I think I mentioned here before that we are now using First Language Lessons as a kind of pre-grammar curriculum. I still think it is a worthwhile book, and very easy to use. However, I noticed something interesting.
This book contains a lot more rote practice than I would do if designing a curriculum from scratch. It has the instructor say phrases like, “a noun is the name of a person, place, thing, or idea,” and have the student repeat it three times until he has memorized it. It also has the instructor ask questions and then the student is supposed to answer in complete sentences. For example, the book would have me ask Sam, “Is ‘city’ a common noun or a proper noun?” and then later, “Is ‘Oakton’ a common noun or a proper noun?” Well today, as review, I asked Sam about the difference between common and proper nouns and her answer was, “A common noun is the first one and a proper noun is the second one.”
I had to really think about why on earth she would say that before the light bulb went off.
I’m not 100% positive the book always asked about common nouns first and proper nouns second, but it certainly was a trend. And Sam never had any idea what I was talking about. She just caught on that I would always ask common before proper.
And now I think back on a lot of the other Q&A we did using this book and Sam could have fooled me into thinking she understood most of it, just by her pattern-recognition abilities. She does have an excellent memory. (I don’t mean she fooled me intentionally – she just found the shortest distance between two points – the easiest way for her to get the “right” answer.)
Part of the problem is the whole approach of classical education – way too much rote memorization of “facts.” But the other part of the problem is indicated by my scare-quotes around the word “facts.” This book basically starts out by defining a noun, and then adding on the narrower concepts of common and proper nouns. It gives the definitions, yes, but not one time, ever, in this book, is there a sentence with words in it and an attempt to show the child that each word in a sentence has a purpose. It doesn’t touch on why we should figure out the purpose of different types of words – in other words, what is the motivation for learning all this?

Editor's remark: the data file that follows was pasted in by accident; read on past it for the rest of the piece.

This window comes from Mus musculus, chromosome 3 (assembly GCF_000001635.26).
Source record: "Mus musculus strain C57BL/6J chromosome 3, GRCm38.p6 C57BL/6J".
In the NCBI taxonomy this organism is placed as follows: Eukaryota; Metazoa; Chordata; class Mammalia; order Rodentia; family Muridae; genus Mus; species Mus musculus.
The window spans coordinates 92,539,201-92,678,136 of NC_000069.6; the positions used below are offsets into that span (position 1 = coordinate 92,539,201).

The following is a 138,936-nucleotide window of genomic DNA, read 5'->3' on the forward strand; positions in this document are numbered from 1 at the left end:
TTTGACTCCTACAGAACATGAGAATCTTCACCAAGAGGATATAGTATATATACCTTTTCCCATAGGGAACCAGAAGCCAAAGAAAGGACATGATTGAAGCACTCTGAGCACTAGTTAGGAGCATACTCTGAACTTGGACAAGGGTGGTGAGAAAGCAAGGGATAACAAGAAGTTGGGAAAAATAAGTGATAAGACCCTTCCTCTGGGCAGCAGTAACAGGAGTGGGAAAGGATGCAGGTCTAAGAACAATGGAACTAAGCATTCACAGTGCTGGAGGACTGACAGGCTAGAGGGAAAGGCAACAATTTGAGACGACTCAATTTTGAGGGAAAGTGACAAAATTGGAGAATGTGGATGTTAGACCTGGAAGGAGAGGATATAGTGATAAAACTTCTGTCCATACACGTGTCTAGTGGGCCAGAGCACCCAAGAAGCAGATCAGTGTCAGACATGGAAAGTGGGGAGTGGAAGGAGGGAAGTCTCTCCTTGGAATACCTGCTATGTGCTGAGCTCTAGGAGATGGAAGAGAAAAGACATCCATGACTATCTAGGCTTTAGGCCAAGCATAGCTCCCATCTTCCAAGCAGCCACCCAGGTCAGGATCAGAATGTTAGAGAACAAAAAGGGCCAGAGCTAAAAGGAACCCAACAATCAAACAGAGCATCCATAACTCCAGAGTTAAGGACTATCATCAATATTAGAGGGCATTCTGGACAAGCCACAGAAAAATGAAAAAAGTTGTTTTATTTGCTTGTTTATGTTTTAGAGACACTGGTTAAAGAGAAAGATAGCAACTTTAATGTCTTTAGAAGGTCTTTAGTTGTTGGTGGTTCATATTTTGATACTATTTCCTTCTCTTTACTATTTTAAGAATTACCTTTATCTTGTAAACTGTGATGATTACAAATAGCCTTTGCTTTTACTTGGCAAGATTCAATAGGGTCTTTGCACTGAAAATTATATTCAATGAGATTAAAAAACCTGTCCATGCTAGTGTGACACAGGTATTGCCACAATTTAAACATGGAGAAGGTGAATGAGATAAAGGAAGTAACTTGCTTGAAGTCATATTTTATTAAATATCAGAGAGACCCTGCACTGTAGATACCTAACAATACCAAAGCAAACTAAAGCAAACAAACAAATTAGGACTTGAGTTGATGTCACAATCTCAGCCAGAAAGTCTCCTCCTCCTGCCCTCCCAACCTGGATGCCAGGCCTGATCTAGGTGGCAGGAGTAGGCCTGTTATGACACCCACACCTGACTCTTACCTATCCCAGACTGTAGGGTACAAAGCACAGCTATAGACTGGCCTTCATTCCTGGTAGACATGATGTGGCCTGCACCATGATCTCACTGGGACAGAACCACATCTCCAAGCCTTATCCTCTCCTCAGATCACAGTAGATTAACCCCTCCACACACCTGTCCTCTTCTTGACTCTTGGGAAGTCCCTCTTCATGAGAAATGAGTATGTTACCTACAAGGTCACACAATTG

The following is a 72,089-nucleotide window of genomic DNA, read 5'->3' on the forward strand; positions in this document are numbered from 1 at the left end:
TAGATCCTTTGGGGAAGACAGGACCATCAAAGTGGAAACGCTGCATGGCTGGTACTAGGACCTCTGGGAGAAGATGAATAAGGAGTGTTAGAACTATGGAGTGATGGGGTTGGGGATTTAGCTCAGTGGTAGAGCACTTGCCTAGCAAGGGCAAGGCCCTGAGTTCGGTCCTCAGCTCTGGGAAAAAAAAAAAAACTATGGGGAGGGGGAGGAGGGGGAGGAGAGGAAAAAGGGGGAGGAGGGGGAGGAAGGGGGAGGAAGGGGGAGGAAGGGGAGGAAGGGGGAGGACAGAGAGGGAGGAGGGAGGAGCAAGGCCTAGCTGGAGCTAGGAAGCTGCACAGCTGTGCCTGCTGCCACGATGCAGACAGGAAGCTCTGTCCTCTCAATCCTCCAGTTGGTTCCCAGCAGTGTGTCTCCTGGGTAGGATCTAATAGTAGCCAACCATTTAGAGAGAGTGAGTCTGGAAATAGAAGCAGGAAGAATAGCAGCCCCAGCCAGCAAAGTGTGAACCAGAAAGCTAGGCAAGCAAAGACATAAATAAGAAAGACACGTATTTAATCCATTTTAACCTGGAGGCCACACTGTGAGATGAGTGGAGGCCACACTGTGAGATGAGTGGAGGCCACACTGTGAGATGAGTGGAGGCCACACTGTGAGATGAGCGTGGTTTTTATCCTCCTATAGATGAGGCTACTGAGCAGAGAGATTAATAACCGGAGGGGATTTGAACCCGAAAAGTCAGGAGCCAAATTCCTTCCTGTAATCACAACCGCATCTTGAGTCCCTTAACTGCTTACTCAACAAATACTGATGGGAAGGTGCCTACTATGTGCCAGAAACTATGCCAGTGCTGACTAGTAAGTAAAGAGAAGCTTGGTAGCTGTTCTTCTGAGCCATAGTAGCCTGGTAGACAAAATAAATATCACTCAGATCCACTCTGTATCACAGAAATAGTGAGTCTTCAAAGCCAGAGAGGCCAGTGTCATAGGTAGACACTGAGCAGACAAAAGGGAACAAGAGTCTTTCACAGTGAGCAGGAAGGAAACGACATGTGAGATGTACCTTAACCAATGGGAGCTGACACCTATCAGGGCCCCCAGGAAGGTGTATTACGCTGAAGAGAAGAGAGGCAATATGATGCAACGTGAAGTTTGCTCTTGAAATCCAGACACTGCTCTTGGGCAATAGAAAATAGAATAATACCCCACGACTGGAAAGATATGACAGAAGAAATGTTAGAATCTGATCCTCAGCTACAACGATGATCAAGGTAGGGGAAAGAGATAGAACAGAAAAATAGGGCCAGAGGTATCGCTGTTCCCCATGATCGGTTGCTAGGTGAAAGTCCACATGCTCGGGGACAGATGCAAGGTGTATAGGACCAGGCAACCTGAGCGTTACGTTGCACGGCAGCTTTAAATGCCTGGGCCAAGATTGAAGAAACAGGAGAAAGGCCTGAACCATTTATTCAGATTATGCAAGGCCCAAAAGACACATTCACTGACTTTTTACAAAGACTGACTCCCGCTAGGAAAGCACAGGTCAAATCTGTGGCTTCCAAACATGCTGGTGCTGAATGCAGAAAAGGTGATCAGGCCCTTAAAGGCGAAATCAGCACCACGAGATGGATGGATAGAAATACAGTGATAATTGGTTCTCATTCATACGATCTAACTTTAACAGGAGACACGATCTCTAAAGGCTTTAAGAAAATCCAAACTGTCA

Sam didn’t balk at the lessons and I thought that was because she was getting something from them. But now I think all she liked about it was that she could parrot something back to mommy and get my seal of approval on it. It fits in with her love of memorization.
So now I’m stuck again on grammar. I looked at the Montessori curriculum guide again and it’s really not all that different. It has concrete manipulatives, yes, but it still kind of just jumps in by telling you what a noun is outside the context of a sentence. And of course it requires a ton of specialized materials and takes a lot of prep work. I’m willing to do that if I think it’s worth the effort, but I’m not convinced the Montessori approach is quite right either. I never diagrammed sentences when I was a child, so I don’t know if there is a prerequisite for it. But it seems like the sentence is the first-level concept here. (I don’t mean first-level overall, just the beginning concept in the subject of grammar.) Maybe that’s where we should begin. And maybe it is too early, which is fine with me as well.
So, my plan now is to listen to Leonard Peikofff’s course on grammar (which you can now get for a super-low price from the Ayn Rand eStore in digital format) , and then to take a look at Rex Barks, (sentence diagramming) which I’ve had on my bookshself since long before Sam was born. Then I’ll decide whether we are ready for grammar at all, and try to find a better place to start.
We’ll still use First Language Lessons for the poem memorization work and some other exercises. And the Q&A might work as a supplement to whatever we end up doing with grammar. But on its own, I don’t recommend it as a way to start grammar.